From: Stevan Harnad <>
Date: Sat, 28 Jan 2006 13:02:20 +0000

On Fri, 27 Jan 2006, Hélène Bosc wrote:

> Peux tu m'expliquer ce qu'il y a derrière Opendoar?

I'll reply in English to your question of what is behind OpenDoar,
so I can post the reply more widely:

> Manifestement [ça reprend] les réalisations dejà faites à Southampton...

It is true that -- so far -- DOAR is mostly just re-doing, funded, what Tim
had already done, unfunded (with ROAR). DOAR so far covers about 3/5 of
the archives in ROAR and 1/2 the number in OAIster, and does not yet measure
or provide a way to display the time-course of their growth in contents
or number, as ROAR does. (DOAR will need Tim's Celestial to do that.)
However, DOAR does provide an OAI Base URL in what looks (to my eyes: DOAR
does not yet give tallies) to be a much larger proportion of archives than
ROAR does (c. 80%), and this is presumably because DOAR has directly
contacted each archive individually for which the OAI Base URL was missing.

(This is something I had asked Tim to do, but it is perhaps too much
to expect from an unfunded doctoral student, primarily working on his
thesis! The solution of course is for archives to expose their own
OAI Base URLs for harvesters to pick up automatically, and this will
of course be the ultimate outcome. For now, there is no Registry that
all archives use or aspire to be covered by. If DOAR incorporates all
of the useful features of ROAR (especially celestial), and adds value,
it may succeed in becoming that Registry. So far, ROAR's periodic calls
to Archives to register have insufficient success. Most of ROAR's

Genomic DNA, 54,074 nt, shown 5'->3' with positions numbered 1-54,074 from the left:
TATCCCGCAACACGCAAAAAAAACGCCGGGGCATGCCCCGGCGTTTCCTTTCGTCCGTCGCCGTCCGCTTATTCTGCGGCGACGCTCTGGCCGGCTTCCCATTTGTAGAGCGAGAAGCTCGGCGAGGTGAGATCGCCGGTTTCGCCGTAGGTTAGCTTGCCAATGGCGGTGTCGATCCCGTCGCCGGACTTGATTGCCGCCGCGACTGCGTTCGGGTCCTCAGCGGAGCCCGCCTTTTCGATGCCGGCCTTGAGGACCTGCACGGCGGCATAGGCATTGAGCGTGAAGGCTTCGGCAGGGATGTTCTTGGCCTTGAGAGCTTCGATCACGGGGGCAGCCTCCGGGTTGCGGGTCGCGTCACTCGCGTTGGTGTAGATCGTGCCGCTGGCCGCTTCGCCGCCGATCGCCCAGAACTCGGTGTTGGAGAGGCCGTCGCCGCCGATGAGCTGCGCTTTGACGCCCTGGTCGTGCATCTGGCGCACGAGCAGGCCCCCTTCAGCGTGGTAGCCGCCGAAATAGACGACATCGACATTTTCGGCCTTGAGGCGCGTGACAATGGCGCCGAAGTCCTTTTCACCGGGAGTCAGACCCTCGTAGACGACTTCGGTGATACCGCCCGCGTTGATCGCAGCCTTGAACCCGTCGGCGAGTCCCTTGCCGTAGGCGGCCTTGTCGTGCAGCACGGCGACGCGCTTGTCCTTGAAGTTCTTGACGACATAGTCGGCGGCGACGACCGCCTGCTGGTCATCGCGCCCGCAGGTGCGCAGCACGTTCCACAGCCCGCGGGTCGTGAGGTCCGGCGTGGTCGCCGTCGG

new archives for the past year or more have been hand-imported by me and
Tim! At least DOAR will be funded to do that thankless task, from now on!)

The second potentially useful feature of DOAR is that it seems to classify
separately the different content types and (I think -- I'm not sure)
that DOAR has checked that those are all full-texts (rather than just
bibiographic metadata: DOAR will have to make this more explicit in
their documentation).

If so, then DOAR can potentially provide size and growth-rate charts by
content types (preprints, postprints, theses, etc.), though there is
no way to do this (or boolean combinations) in DOAR yet. (The Eprints
software already tags and exposes content types as well as whether or
not each entry is a full-text; I expect that the other archive softwares
will soon follow suit. Then it's up to the archives to provide and expose
those metadata, so the harvesters can pick up and tally it.)

Right now, the DOAR entry for an archive looks a lot like a library
card catalogue entry for a journal or a book (perhaps by analogy with
DOAJ) or even a collection.

This does not quite make sense to me, since users do not consult or use
individual online institutional archives as they do for individual books
or journals or collections. For one thing, most of the archives will be
university IRs. Most universities produce contents of all of the types
listed, and in all of the subjects listed; and rarely will any user want
all/only, say, articles on subject X from individual institution Y: They
will instead use an OAI harvester and service-provider like OAIster or
citebase or citeseer or even google scholar, that searches across all
institutions on that subject, or even all subjects.

Hence the only likely use for those type and subject classifications
is either (1) for an automatic OAI harvester, using them to mediate
in harvesting the archives' metadata directly or (2) for individuals
interested in gathering summary statistics on individual archive
offerings. (And again, the optimal and most likely outcome is that the
archives themselves will expose these metadata to be picked up directly
by harvesters, rather than having to be mediated by a middle-service,
hand-gathering and checking any missing data.)

So there are still functionality issues to be thought through if DOAR is
to provide a useful service. But I expect these things will be resolved,
and that DOAR will build on ROAR something that provides genuine value
to the OA community and the research community in general, helping to
hasten the day of 100% OA.

Ceterum censeo:

    "DOAJ, OAIster and Romeo should chart growth, as EPrints does" (Jan 2004)

Stevan Harnad
Received on Sat Jan 28 2006 - 13:24:26 GMT

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